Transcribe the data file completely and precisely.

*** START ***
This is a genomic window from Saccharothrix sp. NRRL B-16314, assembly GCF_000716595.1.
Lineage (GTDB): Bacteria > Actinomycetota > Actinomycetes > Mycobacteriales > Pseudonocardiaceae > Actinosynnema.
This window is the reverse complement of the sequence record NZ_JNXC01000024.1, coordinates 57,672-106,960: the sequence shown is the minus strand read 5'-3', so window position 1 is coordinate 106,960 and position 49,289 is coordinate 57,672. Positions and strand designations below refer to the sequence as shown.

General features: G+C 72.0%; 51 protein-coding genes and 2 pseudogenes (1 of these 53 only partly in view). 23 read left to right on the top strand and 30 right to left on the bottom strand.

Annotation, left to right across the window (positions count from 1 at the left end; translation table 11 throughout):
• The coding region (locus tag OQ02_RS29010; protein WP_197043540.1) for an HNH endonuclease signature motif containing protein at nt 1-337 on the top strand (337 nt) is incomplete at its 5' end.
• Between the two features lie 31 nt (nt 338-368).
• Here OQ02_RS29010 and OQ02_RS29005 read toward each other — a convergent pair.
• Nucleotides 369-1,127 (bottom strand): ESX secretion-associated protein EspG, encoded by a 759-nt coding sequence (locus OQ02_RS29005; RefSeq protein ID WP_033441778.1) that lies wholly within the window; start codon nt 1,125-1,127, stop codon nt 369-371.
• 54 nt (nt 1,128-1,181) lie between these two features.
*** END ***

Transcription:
This is a genomic window from Saccharothrix sp. NRRL B-16314, assembly GCF_000716595.1.
Lineage (GTDB): Bacteria > Actinomycetota > Actinomycetes > Mycobacteriales > Pseudonocardiaceae > Actinosynnema.
This window is the reverse complement of the sequence record NZ_JNXC01000024.1, coordinates 57,672-106,960: the sequence shown is the minus strand read 5'-3', so window position 1 is coordinate 106,960 and position 49,289 is coordinate 57,672. Positions and strand designations below refer to the sequence as shown.

General features: G+C 72.0%; 51 protein-coding genes and 2 pseudogenes (1 of these 53 only partly in view). 23 read left to right on the top strand and 30 right to left on the bottom strand.

Annotation, left to right across the window (positions count from 1 at the left end; translation table 11 throughout):
• The coding region (locus tag OQ02_RS29010; protein WP_197043540.1) for an HNH endonuclease signature motif containing protein at nt 1-337 on the top strand (337 nt) is incomplete at its 5' end.
• Between the two features lie 31 nt (nt 338-368).
• Here OQ02_RS29010 and OQ02_RS29005 read toward each other — a convergent pair.
• Nucleotides 369-1,127 (bottom strand): ESX secretion-associated protein EspG, encoded by a 759-nt coding sequence (locus OQ02_RS29005; RefSeq protein ID WP_033441778.1) that lies wholly within the window; start codon nt 1,125-1,127, stop codon nt 369-371.
• 54 nt (nt 1,128-1,181) lie between these two features.